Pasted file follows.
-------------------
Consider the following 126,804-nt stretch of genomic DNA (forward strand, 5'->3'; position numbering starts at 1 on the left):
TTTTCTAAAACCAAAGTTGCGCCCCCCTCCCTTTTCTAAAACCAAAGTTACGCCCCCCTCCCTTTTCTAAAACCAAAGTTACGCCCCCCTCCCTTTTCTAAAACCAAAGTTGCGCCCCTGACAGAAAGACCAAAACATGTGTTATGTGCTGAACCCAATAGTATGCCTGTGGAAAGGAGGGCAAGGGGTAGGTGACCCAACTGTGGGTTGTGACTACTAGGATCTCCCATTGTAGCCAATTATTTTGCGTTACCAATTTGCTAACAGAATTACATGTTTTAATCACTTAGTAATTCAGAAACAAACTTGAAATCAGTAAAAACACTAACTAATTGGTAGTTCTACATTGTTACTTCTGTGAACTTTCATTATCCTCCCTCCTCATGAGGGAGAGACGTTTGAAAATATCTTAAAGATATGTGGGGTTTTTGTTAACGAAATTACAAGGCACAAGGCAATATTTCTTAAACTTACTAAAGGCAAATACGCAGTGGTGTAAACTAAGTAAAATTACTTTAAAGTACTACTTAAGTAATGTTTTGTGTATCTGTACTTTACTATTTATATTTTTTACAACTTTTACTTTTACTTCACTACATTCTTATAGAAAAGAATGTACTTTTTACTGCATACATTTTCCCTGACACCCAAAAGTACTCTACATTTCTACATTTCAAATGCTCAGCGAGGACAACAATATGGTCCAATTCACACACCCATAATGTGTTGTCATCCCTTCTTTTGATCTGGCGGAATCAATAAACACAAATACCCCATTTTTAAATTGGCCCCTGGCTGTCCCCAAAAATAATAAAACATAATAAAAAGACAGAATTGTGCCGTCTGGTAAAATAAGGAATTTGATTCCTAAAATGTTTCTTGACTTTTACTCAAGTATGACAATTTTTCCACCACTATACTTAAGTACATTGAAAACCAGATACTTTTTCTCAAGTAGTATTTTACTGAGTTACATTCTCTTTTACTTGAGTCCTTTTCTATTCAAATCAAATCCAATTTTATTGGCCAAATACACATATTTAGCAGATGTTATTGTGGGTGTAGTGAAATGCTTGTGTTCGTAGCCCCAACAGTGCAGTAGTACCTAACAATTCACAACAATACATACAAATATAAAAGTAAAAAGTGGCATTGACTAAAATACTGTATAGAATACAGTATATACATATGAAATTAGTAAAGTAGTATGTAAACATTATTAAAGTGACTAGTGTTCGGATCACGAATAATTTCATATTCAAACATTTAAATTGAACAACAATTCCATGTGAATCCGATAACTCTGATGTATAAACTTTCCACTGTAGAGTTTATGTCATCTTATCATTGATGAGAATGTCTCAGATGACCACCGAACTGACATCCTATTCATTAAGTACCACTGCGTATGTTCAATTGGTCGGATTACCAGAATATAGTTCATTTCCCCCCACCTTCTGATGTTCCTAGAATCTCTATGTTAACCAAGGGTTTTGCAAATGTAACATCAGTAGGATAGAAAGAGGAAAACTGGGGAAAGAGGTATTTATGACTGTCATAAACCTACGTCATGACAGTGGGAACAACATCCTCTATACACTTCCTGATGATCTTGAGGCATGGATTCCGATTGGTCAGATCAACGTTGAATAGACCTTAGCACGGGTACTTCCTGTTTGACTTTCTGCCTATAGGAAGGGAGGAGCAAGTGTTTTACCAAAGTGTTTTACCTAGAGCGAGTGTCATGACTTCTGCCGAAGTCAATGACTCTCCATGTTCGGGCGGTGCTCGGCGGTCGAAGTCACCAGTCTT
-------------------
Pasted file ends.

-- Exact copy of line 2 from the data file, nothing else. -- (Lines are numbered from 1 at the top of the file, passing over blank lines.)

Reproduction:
TTTTCTAAAACCAAAGTTGCGCCCCCCTCCCTTTTCTAAAACCAAAGTTACGCCCCCCTCCCTTTTCTAAAACCAAAGTTACGCCCCCCTCCCTTTTCTAAAACCAAAGTTGCGCCCCTGACAGAAAGACCAAAACATGTGTTATGTGCTGAACCCAATAGTATGCCTGTGGAAAGGAGGGCAAGGGGTAGGTGACCCAACTGTGGGTTGTGACTACTAGGATCTCCCATTGTAGCCAATTATTTTGCGTTACCAATTTGCTAACAGAATTACATGTTTTAATCACTTAGTAATTCAGAAACAAACTTGAAATCAGTAAAAACACTAACTAATTGGTAGTTCTACATTGTTACTTCTGTGAACTTTCATTATCCTCCCTCCTCATGAGGGAGAGACGTTTGAAAATATCTTAAAGATATGTGGGGTTTTTGTTAACGAAATTACAAGGCACAAGGCAATATTTCTTAAACTTACTAAAGGCAAATACGCAGTGGTGTAAACTAAGTAAAATTACTTTAAAGTACTACTTAAGTAATGTTTTGTGTATCTGTACTTTACTATTTATATTTTTTACAACTTTTACTTTTACTTCACTACATTCTTATAGAAAAGAATGTACTTTTTACTGCATACATTTTCCCTGACACCCAAAAGTACTCTACATTTCTACATTTCAAATGCTCAGCGAGGACAACAATATGGTCCAATTCACACACCCATAATGTGTTGTCATCCCTTCTTTTGATCTGGCGGAATCAATAAACACAAATACCCCATTTTTAAATTGGCCCCTGGCTGTCCCCAAAAATAATAAAACATAATAAAAAGACAGAATTGTGCCGTCTGGTAAAATAAGGAATTTGATTCCTAAAATGTTTCTTGACTTTTACTCAAGTATGACAATTTTTCCACCACTATACTTAAGTACATTGAAAACCAGATACTTTTTCTCAAGTAGTATTTTACTGAGTTACATTCTCTTTTACTTGAGTCCTTTTCTATTCAAATCAAATCCAATTTTATTGGCCAAATACACATATTTAGCAGATGTTATTGTGGGTGTAGTGAAATGCTTGTGTTCGTAGCCCCAACAGTGCAGTAGTACCTAACAATTCACAACAATACATACAAATATAAAAGTAAAAAGTGGCATTGACTAAAATACTGTATAGAATACAGTATATACATATGAAATTAGTAAAGTAGTATGTAAACATTATTAAAGTGACTAGTGTTCGGATCACGAATAATTTCATATTCAAACATTTAAATTGAACAACAATTCCATGTGAATCCGATAACTCTGATGTATAAACTTTCCACTGTAGAGTTTATGTCATCTTATCATTGATGAGAATGTCTCAGATGACCACCGAACTGACATCCTATTCATTAAGTACCACTGCGTATGTTCAATTGGTCGGATTACCAGAATATAGTTCATTTCCCCCCACCTTCTGATGTTCCTAGAATCTCTATGTTAACCAAGGGTTTTGCAAATGTAACATCAGTAGGATAGAAAGAGGAAAACTGGGGAAAGAGGTATTTATGACTGTCATAAACCTACGTCATGACAGTGGGAACAACATCCTCTATACACTTCCTGATGATCTTGAGGCATGGATTCCGATTGGTCAGATCAACGTTGAATAGACCTTAGCACGGGTACTTCCTGTTTGACTTTCTGCCTATAGGAAGGGAGGAGCAAGTGTTTTACCAAAGTGTTTTACCTAGAGCGAGTGTCATGACTTCTGCCGAAGTCAATGACTCTCCATGTTCGGGCGGTGCTCGGCGGTCGAAGTCACCAGTCTT